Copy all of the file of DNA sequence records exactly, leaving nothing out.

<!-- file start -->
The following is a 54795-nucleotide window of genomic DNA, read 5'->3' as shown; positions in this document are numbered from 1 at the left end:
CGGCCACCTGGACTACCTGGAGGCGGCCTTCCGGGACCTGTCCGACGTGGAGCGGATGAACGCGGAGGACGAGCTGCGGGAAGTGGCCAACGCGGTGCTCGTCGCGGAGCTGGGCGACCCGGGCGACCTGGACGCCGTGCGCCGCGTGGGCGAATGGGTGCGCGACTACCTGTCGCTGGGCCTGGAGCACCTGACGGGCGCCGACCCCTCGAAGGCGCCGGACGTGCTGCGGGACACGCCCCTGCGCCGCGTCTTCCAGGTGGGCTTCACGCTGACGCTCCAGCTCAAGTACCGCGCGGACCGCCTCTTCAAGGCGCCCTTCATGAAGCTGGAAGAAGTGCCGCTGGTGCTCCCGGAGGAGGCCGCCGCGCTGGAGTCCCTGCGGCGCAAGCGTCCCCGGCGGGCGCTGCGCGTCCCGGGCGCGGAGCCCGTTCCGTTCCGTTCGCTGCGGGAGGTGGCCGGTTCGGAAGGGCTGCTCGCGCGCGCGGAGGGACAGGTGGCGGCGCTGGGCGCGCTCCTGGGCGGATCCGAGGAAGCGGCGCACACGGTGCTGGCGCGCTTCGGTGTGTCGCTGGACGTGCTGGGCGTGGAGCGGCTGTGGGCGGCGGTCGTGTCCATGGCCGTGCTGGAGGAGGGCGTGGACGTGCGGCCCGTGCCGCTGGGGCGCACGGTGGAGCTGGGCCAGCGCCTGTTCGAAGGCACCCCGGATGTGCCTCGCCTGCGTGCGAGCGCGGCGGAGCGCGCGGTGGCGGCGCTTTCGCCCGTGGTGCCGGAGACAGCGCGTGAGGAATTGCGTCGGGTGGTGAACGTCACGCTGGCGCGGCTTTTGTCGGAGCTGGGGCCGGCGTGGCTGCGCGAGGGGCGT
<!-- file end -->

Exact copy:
The following is a 54795-nucleotide window of genomic DNA, read 5'->3' as shown; positions in this document are numbered from 1 at the left end:
CGGCCACCTGGACTACCTGGAGGCGGCCTTCCGGGACCTGTCCGACGTGGAGCGGATGAACGCGGAGGACGAGCTGCGGGAAGTGGCCAACGCGGTGCTCGTCGCGGAGCTGGGCGACCCGGGCGACCTGGACGCCGTGCGCCGCGTGGGCGAATGGGTGCGCGACTACCTGTCGCTGGGCCTGGAGCACCTGACGGGCGCCGACCCCTCGAAGGCGCCGGACGTGCTGCGGGACACGCCCCTGCGCCGCGTCTTCCAGGTGGGCTTCACGCTGACGCTCCAGCTCAAGTACCGCGCGGACCGCCTCTTCAAGGCGCCCTTCATGAAGCTGGAAGAAGTGCCGCTGGTGCTCCCGGAGGAGGCCGCCGCGCTGGAGTCCCTGCGGCGCAAGCGTCCCCGGCGGGCGCTGCGCGTCCCGGGCGCGGAGCCCGTTCCGTTCCGTTCGCTGCGGGAGGTGGCCGGTTCGGAAGGGCTGCTCGCGCGCGCGGAGGGACAGGTGGCGGCGCTGGGCGCGCTCCTGGGCGGATCCGAGGAAGCGGCGCACACGGTGCTGGCGCGCTTCGGTGTGTCGCTGGACGTGCTGGGCGTGGAGCGGCTGTGGGCGGCGGTCGTGTCCATGGCCGTGCTGGAGGAGGGCGTGGACGTGCGGCCCGTGCCGCTGGGGCGCACGGTGGAGCTGGGCCAGCGCCTGTTCGAAGGCACCCCGGATGTGCCTCGCCTGCGTGCGAGCGCGGCGGAGCGCGCGGTGGCGGCGCTTTCGCCCGTGGTGCCGGAGACAGCGCGTGAGGAATTGCGTCGGGTGGTGAACGTCACGCTGGCGCGGCTTTTGTCGGAGCTGGGGCCGGCGTGGCTGCGCGAGGGGCGT